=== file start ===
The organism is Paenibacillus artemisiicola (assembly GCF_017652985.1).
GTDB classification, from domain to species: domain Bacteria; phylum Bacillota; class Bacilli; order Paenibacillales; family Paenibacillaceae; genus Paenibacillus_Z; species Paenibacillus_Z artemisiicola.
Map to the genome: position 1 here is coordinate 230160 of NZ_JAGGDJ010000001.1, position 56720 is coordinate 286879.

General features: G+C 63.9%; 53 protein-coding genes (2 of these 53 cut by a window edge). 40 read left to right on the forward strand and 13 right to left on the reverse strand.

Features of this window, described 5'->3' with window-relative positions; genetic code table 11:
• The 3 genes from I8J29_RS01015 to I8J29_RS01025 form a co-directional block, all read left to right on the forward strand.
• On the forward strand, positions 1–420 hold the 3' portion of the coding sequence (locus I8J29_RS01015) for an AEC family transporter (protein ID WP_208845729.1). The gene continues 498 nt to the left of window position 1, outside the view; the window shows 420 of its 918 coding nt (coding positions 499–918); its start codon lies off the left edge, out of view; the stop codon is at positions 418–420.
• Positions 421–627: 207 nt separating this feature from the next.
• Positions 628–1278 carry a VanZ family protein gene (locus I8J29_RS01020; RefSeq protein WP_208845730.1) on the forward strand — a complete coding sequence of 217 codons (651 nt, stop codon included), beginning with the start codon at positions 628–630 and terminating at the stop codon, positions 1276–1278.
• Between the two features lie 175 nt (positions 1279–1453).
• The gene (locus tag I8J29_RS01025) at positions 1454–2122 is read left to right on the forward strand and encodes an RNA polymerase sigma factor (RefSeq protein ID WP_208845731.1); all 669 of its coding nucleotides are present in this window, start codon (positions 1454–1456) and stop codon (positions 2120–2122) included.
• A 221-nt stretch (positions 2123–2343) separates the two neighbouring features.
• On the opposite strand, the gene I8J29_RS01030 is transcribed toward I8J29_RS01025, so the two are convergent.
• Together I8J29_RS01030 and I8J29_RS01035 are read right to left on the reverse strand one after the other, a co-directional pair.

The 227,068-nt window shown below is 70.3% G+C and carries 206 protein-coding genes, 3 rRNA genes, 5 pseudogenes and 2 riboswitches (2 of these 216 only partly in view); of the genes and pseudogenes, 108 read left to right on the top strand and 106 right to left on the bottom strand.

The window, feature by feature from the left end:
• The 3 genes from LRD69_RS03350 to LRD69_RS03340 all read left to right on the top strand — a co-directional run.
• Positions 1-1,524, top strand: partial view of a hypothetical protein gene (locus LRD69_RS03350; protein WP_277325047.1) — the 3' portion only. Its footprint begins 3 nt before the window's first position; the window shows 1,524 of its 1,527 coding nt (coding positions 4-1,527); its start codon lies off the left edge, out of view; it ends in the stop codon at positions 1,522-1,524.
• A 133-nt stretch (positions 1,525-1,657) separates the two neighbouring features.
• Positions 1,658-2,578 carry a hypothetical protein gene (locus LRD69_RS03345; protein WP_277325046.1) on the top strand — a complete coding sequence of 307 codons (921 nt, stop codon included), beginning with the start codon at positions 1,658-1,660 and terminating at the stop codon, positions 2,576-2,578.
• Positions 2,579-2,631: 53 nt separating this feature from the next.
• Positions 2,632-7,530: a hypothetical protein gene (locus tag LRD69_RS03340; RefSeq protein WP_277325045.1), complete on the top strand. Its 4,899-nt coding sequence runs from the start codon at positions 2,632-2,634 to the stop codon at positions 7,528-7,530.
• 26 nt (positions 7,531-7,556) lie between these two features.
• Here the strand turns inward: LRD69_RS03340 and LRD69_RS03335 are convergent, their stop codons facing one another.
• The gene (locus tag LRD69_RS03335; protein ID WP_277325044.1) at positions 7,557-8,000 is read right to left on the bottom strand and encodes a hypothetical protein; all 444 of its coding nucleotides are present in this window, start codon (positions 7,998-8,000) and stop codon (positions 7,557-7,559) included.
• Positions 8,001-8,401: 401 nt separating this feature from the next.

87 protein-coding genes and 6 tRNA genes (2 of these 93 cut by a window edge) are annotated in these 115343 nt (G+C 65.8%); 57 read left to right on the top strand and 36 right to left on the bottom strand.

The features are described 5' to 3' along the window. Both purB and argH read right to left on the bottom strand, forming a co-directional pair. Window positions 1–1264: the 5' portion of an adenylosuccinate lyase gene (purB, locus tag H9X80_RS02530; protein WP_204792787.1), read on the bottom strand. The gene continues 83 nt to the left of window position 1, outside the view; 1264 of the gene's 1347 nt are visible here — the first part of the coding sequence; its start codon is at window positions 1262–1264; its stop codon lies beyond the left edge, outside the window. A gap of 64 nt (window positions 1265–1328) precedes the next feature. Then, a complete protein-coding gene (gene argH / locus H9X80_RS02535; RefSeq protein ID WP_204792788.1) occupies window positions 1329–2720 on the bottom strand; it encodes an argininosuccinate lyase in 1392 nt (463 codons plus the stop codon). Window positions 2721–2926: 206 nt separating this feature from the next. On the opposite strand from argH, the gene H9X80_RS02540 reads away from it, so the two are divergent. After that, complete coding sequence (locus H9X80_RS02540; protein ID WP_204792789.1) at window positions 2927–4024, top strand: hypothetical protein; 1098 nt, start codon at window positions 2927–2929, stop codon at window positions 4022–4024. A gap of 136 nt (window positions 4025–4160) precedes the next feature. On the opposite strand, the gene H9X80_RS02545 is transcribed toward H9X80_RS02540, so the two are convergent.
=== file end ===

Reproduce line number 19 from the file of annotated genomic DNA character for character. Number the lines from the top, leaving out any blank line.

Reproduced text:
• A 133-nt stretch (positions 1,525-1,657) separates the two neighbouring features.